Online tickets sold out in three minutes for this year’s Aviation Geek Fest, according to museum Marketing Director Sandy Ward. It’s an annual gathering that includes a chance to wander the Everett factory, the world’s largest building by volume.

“We’ll have people sitting around the world — it might be midnight in Shanghai — hitting refresh, refresh,” she said. “You’ll have virtual fistfights breaking out.”

Boeing’s involvement reflects a shift in its marketing, from ignoring avgeeks to inviting bloggers to aircraft unveilings and events once reserved for credentialed reporters.

“Aviation Geek Fest is an opportunity for Boeing to embrace people with a passion for airplanes,” said spokesman Alder. “Events like these connect us with an enthusiastic audience for our products in ways that wouldn’t have been possible a few years ago.”

For plane-spotters, the Dreamliner continues to inspire a photo fascination so intense that die-hards vied for snapshots of the scarlet engine nacelles — the casing visible under the wing — on a Virgin Atlantic 787.

The attention is “an accidental Boeing creation,” said Richard Aboulafia, an aviation analyst at Fairfax, Va.- based consultant Teal Group.

Boeing’s first all-new aircraft of the 21st century fired imaginations with its plastic-composite hull, then grabbed headlines as supply-chain snarls delayed the initial delivery by three years to 2011. It was the first jet whose development played out on Twitter, and became a focus of posts by amateur blogger Jon Ostrower, who is now a Wall Street Journal reporter.

Many of those who tuned in for the early Dreamliner drama have stuck around, said David Parker Brown, who founded AirlineReporter.com in 2008. He was inspired by Ostrower’s social-media success, as was Uresh Sheth, a Wall Street banker who pens the AllThings787 blog.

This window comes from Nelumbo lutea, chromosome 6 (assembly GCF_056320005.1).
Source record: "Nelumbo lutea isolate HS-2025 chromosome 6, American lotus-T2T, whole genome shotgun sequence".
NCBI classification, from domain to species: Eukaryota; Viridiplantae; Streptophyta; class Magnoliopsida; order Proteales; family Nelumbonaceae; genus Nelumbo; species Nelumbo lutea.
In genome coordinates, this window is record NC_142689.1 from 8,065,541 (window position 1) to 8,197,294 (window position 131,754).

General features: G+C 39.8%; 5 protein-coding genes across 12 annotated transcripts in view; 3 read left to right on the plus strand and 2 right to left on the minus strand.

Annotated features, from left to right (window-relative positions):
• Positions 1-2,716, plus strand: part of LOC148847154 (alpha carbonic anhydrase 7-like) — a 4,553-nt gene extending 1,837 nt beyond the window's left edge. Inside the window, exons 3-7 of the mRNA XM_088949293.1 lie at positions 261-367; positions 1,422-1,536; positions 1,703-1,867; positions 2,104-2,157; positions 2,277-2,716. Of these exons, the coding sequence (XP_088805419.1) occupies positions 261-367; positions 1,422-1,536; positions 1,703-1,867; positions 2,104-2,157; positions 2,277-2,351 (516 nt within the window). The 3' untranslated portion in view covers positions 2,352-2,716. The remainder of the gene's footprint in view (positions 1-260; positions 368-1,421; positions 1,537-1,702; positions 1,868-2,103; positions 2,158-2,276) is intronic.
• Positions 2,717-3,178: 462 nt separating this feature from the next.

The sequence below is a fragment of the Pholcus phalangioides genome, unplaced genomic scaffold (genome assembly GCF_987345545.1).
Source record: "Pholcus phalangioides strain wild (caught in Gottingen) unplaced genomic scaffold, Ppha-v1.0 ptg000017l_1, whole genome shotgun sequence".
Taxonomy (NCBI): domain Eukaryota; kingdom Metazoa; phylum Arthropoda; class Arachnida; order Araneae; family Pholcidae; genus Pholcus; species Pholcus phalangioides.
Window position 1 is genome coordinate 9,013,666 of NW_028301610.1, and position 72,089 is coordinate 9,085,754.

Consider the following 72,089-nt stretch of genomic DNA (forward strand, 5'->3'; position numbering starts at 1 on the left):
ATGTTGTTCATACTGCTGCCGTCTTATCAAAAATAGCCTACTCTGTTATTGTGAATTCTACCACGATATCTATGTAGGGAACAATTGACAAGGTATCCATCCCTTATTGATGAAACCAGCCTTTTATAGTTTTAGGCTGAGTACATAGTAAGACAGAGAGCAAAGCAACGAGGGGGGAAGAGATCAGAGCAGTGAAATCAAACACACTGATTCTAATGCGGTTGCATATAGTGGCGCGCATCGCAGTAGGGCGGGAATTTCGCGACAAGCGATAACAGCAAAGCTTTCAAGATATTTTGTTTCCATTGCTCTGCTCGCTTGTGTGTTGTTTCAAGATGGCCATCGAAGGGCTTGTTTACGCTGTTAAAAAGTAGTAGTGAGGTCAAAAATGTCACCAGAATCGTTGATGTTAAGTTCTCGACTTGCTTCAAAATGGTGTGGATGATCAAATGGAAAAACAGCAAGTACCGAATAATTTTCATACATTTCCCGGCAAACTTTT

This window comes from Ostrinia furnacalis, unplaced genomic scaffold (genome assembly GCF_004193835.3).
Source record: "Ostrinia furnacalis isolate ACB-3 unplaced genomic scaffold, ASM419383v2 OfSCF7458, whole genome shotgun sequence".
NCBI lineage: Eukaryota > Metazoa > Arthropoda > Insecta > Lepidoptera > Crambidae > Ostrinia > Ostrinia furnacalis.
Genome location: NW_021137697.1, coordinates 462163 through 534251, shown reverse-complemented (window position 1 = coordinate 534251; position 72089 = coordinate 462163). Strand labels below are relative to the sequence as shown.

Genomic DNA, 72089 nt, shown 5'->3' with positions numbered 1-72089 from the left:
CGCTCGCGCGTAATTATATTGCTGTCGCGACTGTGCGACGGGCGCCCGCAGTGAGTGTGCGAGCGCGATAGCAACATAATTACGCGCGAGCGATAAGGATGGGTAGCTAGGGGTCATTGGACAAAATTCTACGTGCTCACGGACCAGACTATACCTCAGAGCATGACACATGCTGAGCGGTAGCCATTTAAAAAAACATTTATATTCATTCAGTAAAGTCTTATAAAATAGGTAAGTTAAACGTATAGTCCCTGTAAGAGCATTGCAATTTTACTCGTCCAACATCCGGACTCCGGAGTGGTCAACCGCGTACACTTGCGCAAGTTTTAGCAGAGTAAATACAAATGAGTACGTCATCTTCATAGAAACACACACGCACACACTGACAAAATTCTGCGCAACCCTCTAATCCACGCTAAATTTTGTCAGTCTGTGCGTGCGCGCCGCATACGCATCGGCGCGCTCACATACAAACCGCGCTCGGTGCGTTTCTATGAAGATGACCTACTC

In his spare time, Sheth compiles tables tracking the progress of every 787 assembled and delivered. Sheth relies on tidbits shared by “volunteers,” not leaked internal Boeing documents. He cross-checks each data point.

“It’s a labor of love,” Sheth said in a phone interview. “I’d like to keep this information as current as possible for as long as possible, until they stop building it. It would be a nice resource for people.”

It’s no easy task. Through Nov. 5, Boeing had handed over 204 Dreamliners — and had a backlog of 850 more.

Leighton is most obsessed with Soviet-era military aircraft, traveling to North Korea and Kazakhstan to ride on aging transports. When he’s home in Redmond, Leighton regularly drives 20 miles in his Tesla Model S to ogle planes at the “Lazy B,” as he calls the Everett plant.

A day job with flexible hours — he declines to name his profession — pays for constant travel and tools that include “a small car’s worth” of photographic gear.

Using Sheth’s production charts, Leighton monitored the Etihad 787’s progress through the factory over the summer months. His interest grew as word leaked that the jet would feature an edgier look that’s part of a branding makeover for the Abu Dhabi-based airline.

Etihad got wind of the stir over its new livery and hosted a special nighttime unveiling in a live webcast. That still left a photographic “first,” an overhead shot, to be claimed by Leighton.

That’s how he found himself in a four-seat Robinson R44 helicopter clattering to the Boeing plant on the first sunny day after the late-September Etihad fete. As pilot Daiichi Takeuchi slowed and backed into place about 900 feet overhead, Leighton went to work.

He was done 35 seconds later. His photo of the jet’s abstract desert-themed paint job has been viewed more than 36,000 times on Airliners.net while drawing more than 5,400 “likes” in postings on AirlineReporter and Etihad’s Facebook page.

“No one breaks even,” Leighton said. “We do this regardless.”